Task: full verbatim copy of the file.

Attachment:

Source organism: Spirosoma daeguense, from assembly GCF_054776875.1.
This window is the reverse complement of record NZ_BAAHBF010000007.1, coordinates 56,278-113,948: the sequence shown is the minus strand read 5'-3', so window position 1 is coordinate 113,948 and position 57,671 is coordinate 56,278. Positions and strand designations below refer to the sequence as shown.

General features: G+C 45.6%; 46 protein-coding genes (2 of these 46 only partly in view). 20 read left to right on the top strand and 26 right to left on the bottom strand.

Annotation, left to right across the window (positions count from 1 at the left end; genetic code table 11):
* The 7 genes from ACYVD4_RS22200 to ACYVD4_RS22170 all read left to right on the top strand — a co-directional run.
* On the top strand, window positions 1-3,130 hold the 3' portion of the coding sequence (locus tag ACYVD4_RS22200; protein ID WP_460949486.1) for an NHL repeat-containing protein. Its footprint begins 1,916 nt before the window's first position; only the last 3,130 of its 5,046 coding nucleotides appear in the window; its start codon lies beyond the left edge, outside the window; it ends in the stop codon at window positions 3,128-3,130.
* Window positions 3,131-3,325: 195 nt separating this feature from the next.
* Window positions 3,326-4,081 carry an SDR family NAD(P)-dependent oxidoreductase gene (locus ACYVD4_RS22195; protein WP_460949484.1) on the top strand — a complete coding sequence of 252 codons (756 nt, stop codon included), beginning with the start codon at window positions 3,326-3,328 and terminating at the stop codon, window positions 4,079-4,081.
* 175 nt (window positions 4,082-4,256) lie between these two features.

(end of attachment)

Source organism: Spirosoma daeguense, from assembly GCF_054776875.1.
This window is the reverse complement of record NZ_BAAHBF010000007.1, coordinates 56,278-113,948: the sequence shown is the minus strand read 5'-3', so window position 1 is coordinate 113,948 and position 57,671 is coordinate 56,278. Positions and strand designations below refer to the sequence as shown.

General features: G+C 45.6%; 46 protein-coding genes (2 of these 46 only partly in view). 20 read left to right on the top strand and 26 right to left on the bottom strand.

Annotation, left to right across the window (positions count from 1 at the left end; genetic code table 11):
* The 7 genes from ACYVD4_RS22200 to ACYVD4_RS22170 all read left to right on the top strand — a co-directional run.
* On the top strand, window positions 1-3,130 hold the 3' portion of the coding sequence (locus tag ACYVD4_RS22200; protein ID WP_460949486.1) for an NHL repeat-containing protein. Its footprint begins 1,916 nt before the window's first position; only the last 3,130 of its 5,046 coding nucleotides appear in the window; its start codon lies beyond the left edge, outside the window; it ends in the stop codon at window positions 3,128-3,130.
* Window positions 3,131-3,325: 195 nt separating this feature from the next.
* Window positions 3,326-4,081 carry an SDR family NAD(P)-dependent oxidoreductase gene (locus ACYVD4_RS22195; protein WP_460949484.1) on the top strand — a complete coding sequence of 252 codons (756 nt, stop codon included), beginning with the start codon at window positions 3,326-3,328 and terminating at the stop codon, window positions 4,079-4,081.
* 175 nt (window positions 4,082-4,256) lie between these two features.